Would you subscribe to an Apple (NASDAQ:AAPL) streaming music service? You may soon have the option, Billboard reports. Fool contributor Tim Beyers explains the implications of the proposed move in the following video.
We're still too early in the process to know exactly what's planned. But if Billboard's reporting is to be believed, Apple's streaming service would mirror Spotify by giving listeners the ability to find, play, and even purchase the music they want on demand. The Mac maker is also toying with the idea of releasing an iTunes app for Android.
Investors should like the strategy. Billboard cites Nielsen Soundscan data that shows sales of digital albums and tracks falling by double-digits as streaming alternatives grow more popular. In fact, according to the International Federation of the Phonographic Industry (IFPI), Spotify and its peers were responsible for more than $1 billion in revenue last year -- a 51% year-over-year improvement. The download disruption is already well under way.
If Apple's music business hasn't taken a noticeable hit, it's because the iTunes Store is a more diversified enterprise than it used to be. Revenue zoomed 19% to $4.4 billion in the latest quarter from not only music, but also apps and, at last count, 800,000 TV episodes and 300,000 movies daily.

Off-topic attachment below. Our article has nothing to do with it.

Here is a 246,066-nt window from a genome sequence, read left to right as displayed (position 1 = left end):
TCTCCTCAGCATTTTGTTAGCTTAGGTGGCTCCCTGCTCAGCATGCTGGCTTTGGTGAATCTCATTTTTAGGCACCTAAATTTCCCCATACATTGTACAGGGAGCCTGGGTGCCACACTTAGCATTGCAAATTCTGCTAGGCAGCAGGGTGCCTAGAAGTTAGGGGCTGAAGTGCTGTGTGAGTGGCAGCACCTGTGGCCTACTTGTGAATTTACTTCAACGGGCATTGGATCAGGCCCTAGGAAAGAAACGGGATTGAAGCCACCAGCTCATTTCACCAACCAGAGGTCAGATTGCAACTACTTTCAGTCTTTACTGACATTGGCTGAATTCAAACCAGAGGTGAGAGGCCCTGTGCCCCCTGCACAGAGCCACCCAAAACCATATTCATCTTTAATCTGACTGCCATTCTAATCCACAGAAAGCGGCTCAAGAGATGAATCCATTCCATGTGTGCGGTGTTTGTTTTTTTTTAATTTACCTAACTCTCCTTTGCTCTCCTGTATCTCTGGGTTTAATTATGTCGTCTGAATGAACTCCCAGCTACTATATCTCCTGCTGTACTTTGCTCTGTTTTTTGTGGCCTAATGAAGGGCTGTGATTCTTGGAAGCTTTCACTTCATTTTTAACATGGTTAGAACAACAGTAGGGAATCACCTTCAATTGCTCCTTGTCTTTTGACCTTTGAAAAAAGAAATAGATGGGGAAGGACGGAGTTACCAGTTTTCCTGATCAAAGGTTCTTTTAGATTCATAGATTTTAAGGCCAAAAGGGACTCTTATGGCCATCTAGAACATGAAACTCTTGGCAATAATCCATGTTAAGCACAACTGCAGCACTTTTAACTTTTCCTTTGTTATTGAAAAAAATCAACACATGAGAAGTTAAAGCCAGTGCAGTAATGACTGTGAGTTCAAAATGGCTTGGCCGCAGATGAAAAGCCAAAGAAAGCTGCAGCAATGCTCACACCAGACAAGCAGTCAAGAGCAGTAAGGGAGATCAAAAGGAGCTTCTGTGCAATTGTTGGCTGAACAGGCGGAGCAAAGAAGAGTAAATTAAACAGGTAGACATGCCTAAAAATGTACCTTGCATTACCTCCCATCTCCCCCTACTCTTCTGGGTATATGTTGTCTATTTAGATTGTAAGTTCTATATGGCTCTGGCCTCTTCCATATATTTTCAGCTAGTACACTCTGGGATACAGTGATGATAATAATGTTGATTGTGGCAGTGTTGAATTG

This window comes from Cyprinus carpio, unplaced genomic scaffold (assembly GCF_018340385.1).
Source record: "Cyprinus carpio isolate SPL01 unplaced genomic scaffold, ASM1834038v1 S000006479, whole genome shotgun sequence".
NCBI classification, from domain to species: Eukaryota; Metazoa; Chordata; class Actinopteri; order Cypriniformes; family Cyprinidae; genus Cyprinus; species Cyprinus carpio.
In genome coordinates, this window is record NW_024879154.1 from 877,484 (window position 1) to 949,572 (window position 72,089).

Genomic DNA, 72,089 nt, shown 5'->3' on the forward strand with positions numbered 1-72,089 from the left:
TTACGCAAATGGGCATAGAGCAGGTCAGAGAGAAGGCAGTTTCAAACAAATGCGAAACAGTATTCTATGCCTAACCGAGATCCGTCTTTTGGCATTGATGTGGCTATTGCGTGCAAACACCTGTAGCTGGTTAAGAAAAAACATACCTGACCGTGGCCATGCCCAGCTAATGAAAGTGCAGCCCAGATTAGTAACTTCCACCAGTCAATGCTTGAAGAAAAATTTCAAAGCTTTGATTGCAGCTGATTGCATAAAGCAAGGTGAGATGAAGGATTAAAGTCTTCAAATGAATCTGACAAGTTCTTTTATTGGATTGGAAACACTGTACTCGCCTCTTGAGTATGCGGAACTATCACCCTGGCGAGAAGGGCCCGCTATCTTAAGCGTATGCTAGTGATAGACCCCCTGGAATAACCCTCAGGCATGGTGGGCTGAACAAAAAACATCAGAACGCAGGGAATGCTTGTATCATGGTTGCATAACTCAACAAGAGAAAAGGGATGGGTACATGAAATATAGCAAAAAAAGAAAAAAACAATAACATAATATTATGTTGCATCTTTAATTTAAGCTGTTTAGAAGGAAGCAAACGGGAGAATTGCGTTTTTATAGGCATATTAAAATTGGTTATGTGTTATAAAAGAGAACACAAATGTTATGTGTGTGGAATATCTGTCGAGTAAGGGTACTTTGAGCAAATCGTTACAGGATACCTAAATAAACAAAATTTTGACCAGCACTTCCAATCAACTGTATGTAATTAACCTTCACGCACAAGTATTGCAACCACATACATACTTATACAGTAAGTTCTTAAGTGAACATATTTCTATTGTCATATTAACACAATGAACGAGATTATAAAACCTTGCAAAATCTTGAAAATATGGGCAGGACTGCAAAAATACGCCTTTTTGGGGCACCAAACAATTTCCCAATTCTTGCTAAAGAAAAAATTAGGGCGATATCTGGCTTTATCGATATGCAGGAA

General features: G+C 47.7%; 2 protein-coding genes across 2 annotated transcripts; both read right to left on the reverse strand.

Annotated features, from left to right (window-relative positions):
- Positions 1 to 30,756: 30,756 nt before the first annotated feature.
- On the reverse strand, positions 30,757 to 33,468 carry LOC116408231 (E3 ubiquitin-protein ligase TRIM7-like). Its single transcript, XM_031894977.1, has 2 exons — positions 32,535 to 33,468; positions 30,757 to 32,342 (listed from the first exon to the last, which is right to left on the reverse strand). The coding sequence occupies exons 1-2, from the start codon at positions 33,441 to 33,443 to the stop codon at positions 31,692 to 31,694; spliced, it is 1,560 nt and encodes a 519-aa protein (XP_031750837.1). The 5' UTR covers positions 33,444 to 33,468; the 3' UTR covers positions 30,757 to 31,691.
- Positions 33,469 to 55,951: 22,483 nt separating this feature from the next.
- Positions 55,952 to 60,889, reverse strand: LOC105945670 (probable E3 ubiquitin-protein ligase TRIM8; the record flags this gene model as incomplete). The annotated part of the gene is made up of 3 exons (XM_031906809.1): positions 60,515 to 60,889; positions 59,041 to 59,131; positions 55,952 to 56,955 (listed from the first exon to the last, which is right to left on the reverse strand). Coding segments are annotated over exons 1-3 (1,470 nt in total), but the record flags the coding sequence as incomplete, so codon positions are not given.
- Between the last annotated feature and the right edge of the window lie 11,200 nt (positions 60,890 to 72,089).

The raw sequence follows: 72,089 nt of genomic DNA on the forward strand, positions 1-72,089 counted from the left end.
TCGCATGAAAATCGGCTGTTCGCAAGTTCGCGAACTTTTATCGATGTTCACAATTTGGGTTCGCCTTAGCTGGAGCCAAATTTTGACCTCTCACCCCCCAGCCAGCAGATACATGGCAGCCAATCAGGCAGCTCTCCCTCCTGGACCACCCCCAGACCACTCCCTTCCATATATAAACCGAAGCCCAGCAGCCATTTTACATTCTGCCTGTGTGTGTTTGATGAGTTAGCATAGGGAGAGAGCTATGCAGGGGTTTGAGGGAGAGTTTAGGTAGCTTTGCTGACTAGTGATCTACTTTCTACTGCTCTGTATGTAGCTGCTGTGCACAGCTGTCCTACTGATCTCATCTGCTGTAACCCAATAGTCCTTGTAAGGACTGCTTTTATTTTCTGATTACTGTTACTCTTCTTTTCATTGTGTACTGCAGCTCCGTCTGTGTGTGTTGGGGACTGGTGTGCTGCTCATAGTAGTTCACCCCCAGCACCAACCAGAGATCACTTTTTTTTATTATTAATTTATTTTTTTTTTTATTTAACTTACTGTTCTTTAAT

So what can investors expect from an Apple streaming music service? A fight for share that's likely to involve -- at least in the short term -- cheaper prices for premium versions of Spotify and Beats Music. Pandora Media (NYSE:P) isn't likely to be as affected, Tim says, if only because the company is targeting terrestrial radio as others focus on disrupting the album distribution business. Do you agree? Leave a comment below to let us know what you think of the prospects for an Apple streaming music service.
Tim Beyers is a member of the Motley Fool Rule Breakers stock-picking team and the Motley Fool Supernova Odyssey I mission. He owned shares of Apple at the time of publication. Check out Tim's web home and portfolio holdings or connect with him on Google+, Tumblr, or Twitter, where he goes by @milehighfool. You can also get his insights delivered directly to your RSS reader.
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